author = "masaki shiota and ario takeuchi and Akira Yokomizo and Eiji Kashiwagi and Katsunori Tatsugami and Seiji Naito",
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T1 - Methyltransferase inhibitor adenosine dialdehyde suppresses androgen receptor expression and prostate cancer growth

AU - shiota, masaki

AU - takeuchi, ario

AU - Yokomizo, Akira

AU - Kashiwagi, Eiji

AU - Tatsugami, Katsunori

AU - Naito, Seiji

PY - 2012/7/1

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N2 - Purpose: Although most prostate cancers regress after androgen deprivation therapy is given at diagnosis, they eventually regrow in a castration resistant manner, spread systemically and end fatally. Thus, novel therapeutic compounds are needed for prostate cancer. We previously reported that methylation at histone H3 lysine 9 was increased in prostate cancer. In this study we examined the effects of the methyltransferase inhibitor adenosine dialdehyde (Sigma®) on the methylation state of histone H3 lysine 9 and AR gene expression as well as its possible usefulness for prostate cancer. Materials and Methods: The effect of adenosine dialdehyde on the methylation state of histone H3 lysine 9 and AR gene expression was examined by quantitative real-time polymerase chain reaction and Western blot. We compared methylation at histone H3 lysine 9 at the AR promoter region between androgen dependent and castration resistant prostate cancer by chromatin immunoprecipitation assay. The cytotoxic effect of adenosine dialdehyde on prostate cancer was also evaluated in vitro and in vivo. Results: Adenosine dialdehyde suppressed the monomethylation and dimethylation of histone H3 lysine 9 and inhibited Twist1 as well as androgen receptor expression, which are critical for the survival and growth of androgen dependent, androgen sensitive and castration resistant prostate cancer cells in which monomethylated histone H3 lysine 9 increased at the 5′ untranslated region of the AR gene. As a result, adenosine dialdehyde had a cytotoxic effect on androgen dependent, androgen sensitive and castration resistant prostate cancer cells in vitro. Adenosine dialdehyde also suppressed prostate cancer growth in vivo in a mouse xenograft model. Conclusions: Results indicate that the methyltransferase inhibitor adenosine dialdehyde is a promising, novel therapeutic compound for prostate cancer.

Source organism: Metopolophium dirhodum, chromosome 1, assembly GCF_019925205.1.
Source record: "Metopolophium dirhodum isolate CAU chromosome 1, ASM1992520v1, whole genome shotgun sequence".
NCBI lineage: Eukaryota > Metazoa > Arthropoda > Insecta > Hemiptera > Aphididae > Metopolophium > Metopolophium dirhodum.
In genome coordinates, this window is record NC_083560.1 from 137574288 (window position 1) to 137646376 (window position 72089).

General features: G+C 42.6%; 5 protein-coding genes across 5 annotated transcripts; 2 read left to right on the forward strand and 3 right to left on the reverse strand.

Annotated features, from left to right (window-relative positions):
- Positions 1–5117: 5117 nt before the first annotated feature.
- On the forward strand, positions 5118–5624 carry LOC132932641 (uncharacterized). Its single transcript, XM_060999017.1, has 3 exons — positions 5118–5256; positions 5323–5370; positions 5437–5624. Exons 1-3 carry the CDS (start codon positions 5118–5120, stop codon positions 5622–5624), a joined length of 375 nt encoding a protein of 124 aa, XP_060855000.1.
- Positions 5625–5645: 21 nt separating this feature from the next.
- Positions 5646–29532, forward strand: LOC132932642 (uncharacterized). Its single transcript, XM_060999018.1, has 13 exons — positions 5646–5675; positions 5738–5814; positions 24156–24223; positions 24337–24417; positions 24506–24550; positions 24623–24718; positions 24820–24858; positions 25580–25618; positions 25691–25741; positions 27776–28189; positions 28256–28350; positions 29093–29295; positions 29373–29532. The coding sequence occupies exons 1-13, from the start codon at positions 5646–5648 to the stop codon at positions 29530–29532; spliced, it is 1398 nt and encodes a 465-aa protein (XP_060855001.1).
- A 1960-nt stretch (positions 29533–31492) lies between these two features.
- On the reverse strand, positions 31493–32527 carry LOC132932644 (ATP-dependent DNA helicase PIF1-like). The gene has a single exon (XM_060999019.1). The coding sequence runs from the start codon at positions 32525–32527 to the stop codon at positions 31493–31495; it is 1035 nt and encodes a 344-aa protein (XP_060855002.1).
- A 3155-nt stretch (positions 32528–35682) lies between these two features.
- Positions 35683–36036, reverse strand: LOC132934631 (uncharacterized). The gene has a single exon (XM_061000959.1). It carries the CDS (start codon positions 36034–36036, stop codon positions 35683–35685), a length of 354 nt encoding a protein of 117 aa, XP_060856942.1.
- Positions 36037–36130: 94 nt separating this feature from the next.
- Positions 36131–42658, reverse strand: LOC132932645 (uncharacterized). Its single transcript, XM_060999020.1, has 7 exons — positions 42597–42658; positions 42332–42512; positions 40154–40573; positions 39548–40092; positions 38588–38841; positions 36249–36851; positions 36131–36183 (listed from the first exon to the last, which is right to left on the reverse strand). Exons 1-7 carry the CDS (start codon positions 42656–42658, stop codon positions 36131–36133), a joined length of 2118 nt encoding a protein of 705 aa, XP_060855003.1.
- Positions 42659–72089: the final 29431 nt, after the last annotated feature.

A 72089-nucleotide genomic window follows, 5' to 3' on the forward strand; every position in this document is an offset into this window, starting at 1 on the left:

AB - Purpose: Although most prostate cancers regress after androgen deprivation therapy is given at diagnosis, they eventually regrow in a castration resistant manner, spread systemically and end fatally. Thus, novel therapeutic compounds are needed for prostate cancer. We previously reported that methylation at histone H3 lysine 9 was increased in prostate cancer. In this study we examined the effects of the methyltransferase inhibitor adenosine dialdehyde (Sigma®) on the methylation state of histone H3 lysine 9 and AR gene expression as well as its possible usefulness for prostate cancer. Materials and Methods: The effect of adenosine dialdehyde on the methylation state of histone H3 lysine 9 and AR gene expression was examined by quantitative real-time polymerase chain reaction and Western blot. We compared methylation at histone H3 lysine 9 at the AR promoter region between androgen dependent and castration resistant prostate cancer by chromatin immunoprecipitation assay. The cytotoxic effect of adenosine dialdehyde on prostate cancer was also evaluated in vitro and in vivo. Results: Adenosine dialdehyde suppressed the monomethylation and dimethylation of histone H3 lysine 9 and inhibited Twist1 as well as androgen receptor expression, which are critical for the survival and growth of androgen dependent, androgen sensitive and castration resistant prostate cancer cells in which monomethylated histone H3 lysine 9 increased at the 5′ untranslated region of the AR gene. As a result, adenosine dialdehyde had a cytotoxic effect on androgen dependent, androgen sensitive and castration resistant prostate cancer cells in vitro. Adenosine dialdehyde also suppressed prostate cancer growth in vivo in a mouse xenograft model. Conclusions: Results indicate that the methyltransferase inhibitor adenosine dialdehyde is a promising, novel therapeutic compound for prostate cancer.